Materials and methods

Patients

A total of 92 subjects were consecutively recruited from Tianjin Port Hospital and Academy of Traditional Chinese Medicine Affiliated Hospital between January 2018 and November 2018. Patient characteristics are shown in Table I. Upon study entry, all participants underwent a detailed medical examination and clinical history review. Clinical allergy was diagnosed by an experienced allergologist using the following criteria: i) A convincing history of acute allergic reactions after contact (including urticaria, abdominal pain and wheezing) and ii) increased sIgE levels [cutoff: >0.35 kUA/l, measured by fluorescence enzyme immunoassay (ImmunoCAP, Phadia AB)] as defined by the European Academy of Allergy and Clinical Immunology guidelines (31). The study protocol was approved by the Ethics Committees of Tianjin Medical University (grant no. TMUHMEC2017008) and written informed consent was obtained from the patients and volunteers prior to study entry.

Table I.

Demographic and clinical characterization of subjects.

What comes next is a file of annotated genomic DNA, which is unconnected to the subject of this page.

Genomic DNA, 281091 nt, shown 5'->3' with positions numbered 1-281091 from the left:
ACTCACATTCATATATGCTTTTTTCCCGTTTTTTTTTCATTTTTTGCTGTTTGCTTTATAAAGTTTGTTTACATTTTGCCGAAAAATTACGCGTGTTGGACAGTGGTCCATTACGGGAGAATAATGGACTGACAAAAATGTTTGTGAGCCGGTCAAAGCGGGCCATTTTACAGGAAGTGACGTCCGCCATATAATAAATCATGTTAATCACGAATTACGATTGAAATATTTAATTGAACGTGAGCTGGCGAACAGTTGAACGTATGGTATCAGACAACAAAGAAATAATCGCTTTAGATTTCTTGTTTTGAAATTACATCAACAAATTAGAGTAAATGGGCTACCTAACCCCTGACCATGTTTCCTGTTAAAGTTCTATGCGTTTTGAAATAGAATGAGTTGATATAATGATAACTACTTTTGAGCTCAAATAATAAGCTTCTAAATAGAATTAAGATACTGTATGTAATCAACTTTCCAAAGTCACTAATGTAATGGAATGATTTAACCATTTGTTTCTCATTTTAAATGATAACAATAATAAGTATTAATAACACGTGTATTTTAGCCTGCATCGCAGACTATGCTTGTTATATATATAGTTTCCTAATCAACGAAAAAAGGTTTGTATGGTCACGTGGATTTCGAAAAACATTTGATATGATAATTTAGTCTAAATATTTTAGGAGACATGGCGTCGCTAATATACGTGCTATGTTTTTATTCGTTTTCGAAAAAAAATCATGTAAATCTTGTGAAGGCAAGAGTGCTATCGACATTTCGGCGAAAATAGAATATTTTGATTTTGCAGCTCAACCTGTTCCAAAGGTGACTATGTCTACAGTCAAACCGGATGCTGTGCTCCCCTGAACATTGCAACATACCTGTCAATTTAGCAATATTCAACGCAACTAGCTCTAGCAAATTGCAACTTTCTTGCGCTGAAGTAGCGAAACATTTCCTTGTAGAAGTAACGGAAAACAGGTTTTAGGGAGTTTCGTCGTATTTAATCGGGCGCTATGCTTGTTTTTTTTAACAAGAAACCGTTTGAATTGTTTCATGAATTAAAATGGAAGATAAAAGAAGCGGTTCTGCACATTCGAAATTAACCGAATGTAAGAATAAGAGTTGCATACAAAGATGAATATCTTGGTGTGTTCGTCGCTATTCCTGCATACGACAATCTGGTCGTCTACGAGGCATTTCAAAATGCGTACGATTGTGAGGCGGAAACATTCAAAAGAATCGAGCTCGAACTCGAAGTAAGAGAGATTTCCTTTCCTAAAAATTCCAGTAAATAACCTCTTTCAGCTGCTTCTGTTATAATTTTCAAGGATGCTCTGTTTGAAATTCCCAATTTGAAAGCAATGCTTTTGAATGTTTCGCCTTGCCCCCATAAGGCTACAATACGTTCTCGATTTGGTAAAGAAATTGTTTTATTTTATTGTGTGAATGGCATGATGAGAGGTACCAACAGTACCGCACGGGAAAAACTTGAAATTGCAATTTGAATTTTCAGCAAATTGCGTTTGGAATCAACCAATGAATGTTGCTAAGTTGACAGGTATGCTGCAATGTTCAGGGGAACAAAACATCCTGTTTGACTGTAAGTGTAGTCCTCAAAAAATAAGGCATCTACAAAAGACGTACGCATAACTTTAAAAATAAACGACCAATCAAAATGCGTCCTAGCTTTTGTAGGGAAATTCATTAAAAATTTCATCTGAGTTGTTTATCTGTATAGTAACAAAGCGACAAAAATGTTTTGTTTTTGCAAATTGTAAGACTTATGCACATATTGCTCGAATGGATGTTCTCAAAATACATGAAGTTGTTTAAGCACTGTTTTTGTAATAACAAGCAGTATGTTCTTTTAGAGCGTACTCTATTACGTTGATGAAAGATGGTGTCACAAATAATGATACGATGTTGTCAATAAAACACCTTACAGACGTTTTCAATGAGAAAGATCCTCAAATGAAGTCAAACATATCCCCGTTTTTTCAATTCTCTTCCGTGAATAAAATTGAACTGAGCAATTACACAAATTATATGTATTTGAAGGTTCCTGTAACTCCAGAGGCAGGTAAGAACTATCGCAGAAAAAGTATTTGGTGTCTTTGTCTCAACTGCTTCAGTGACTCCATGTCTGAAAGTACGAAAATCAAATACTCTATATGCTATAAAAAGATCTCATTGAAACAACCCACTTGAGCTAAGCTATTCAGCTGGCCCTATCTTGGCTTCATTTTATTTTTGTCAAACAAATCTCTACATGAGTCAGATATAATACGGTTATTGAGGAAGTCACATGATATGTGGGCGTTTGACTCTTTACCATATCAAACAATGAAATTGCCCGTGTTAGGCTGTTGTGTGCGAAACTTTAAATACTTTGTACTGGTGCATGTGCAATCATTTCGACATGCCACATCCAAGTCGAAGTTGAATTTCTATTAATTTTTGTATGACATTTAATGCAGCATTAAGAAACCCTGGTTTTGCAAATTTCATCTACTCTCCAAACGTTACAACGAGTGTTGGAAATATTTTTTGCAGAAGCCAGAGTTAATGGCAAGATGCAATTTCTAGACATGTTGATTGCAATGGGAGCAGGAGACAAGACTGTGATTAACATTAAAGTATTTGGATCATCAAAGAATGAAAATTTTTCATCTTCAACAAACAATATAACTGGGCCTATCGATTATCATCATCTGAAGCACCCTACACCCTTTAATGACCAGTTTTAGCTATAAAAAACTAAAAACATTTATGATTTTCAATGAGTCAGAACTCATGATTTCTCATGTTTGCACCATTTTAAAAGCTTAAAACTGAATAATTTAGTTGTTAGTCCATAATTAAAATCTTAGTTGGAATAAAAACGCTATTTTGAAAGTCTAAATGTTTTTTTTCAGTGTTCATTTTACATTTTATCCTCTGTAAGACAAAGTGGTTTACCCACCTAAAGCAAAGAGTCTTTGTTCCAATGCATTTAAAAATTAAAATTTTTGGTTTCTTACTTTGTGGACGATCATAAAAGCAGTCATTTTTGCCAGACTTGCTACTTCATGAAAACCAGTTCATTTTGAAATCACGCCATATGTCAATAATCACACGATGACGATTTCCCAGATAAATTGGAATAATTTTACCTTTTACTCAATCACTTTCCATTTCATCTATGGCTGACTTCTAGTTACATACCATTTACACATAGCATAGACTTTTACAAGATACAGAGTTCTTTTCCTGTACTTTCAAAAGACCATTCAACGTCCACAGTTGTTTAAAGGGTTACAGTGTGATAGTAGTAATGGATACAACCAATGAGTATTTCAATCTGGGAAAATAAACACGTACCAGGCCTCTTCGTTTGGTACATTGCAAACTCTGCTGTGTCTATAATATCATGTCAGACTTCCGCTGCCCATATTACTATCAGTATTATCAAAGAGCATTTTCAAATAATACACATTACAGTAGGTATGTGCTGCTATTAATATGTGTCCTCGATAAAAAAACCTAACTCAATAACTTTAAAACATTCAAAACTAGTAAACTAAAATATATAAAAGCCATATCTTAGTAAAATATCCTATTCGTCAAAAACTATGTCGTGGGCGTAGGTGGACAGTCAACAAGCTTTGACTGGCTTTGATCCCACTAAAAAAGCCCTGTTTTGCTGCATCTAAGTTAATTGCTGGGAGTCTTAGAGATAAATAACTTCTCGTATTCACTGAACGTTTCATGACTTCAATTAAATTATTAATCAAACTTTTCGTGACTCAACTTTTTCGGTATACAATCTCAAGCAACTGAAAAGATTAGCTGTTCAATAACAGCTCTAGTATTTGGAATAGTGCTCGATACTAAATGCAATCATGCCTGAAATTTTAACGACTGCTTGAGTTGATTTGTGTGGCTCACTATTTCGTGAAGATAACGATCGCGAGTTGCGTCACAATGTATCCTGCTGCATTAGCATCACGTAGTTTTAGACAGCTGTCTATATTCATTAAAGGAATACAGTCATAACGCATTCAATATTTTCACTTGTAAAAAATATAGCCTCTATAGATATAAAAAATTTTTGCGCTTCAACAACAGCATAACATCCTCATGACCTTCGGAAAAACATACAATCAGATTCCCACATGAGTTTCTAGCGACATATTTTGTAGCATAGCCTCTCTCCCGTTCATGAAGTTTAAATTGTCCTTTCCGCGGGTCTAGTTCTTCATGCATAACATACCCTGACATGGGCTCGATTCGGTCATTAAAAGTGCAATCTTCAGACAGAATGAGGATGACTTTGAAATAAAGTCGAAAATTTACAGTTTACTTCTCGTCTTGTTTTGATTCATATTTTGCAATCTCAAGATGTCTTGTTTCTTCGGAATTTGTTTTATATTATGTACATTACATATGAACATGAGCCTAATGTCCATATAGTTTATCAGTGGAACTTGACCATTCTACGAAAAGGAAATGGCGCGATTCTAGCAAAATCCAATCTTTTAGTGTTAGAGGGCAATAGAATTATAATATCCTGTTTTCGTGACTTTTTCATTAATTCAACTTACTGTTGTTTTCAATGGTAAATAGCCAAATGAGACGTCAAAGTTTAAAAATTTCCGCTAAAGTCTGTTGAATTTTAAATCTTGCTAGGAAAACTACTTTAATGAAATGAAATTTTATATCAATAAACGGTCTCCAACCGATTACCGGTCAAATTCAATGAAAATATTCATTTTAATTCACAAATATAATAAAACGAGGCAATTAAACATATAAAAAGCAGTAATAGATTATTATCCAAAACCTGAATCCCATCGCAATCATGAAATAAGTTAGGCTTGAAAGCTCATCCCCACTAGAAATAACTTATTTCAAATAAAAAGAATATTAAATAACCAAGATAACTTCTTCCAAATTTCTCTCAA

Table I.

Demographic and clinical characterization of subjects.

Patient characteristicsShrimp allergic, n=35HDM/cockroach allergic, n=29Control, n=28
Sex, no. (%)
  Male  119 (54.3%)  12 (41.4%)  16 (57.1%)
  Female  116 (45.7%)  17 (58.6%)  12 (42.9%)
Age, median with range (years)26 (2–67)17 (5–45)32 (10–61)
sIgE, median with range (kUA/l)
  Shrimp6.80 (0.36->100)<0.35<0.35
  Dust mite4.3 (<0.35->100)10.21 (0.91->100)<0.35
  Cockroach5.7 (<0.35->100)  2.64 (0.36–3.74)<0.35
Allergic symptoms (most frequent only)
  Cutaneous23 (65.7%)2 (6.9%)0
  Digestive16 (45.7%)1 (3.4%)0
  Respiratory  7 (20.0%)27 (93.1%)0
  Anaphylaxis3 (8.6%)0 (0%)0
  Other reported allergies19 (54.3%)12 (41.4%)0

[i] HDM, house dust mite; s, Pen 1-specific; Ig, immunoglobulin.

Preparation of recombinant tropomyosin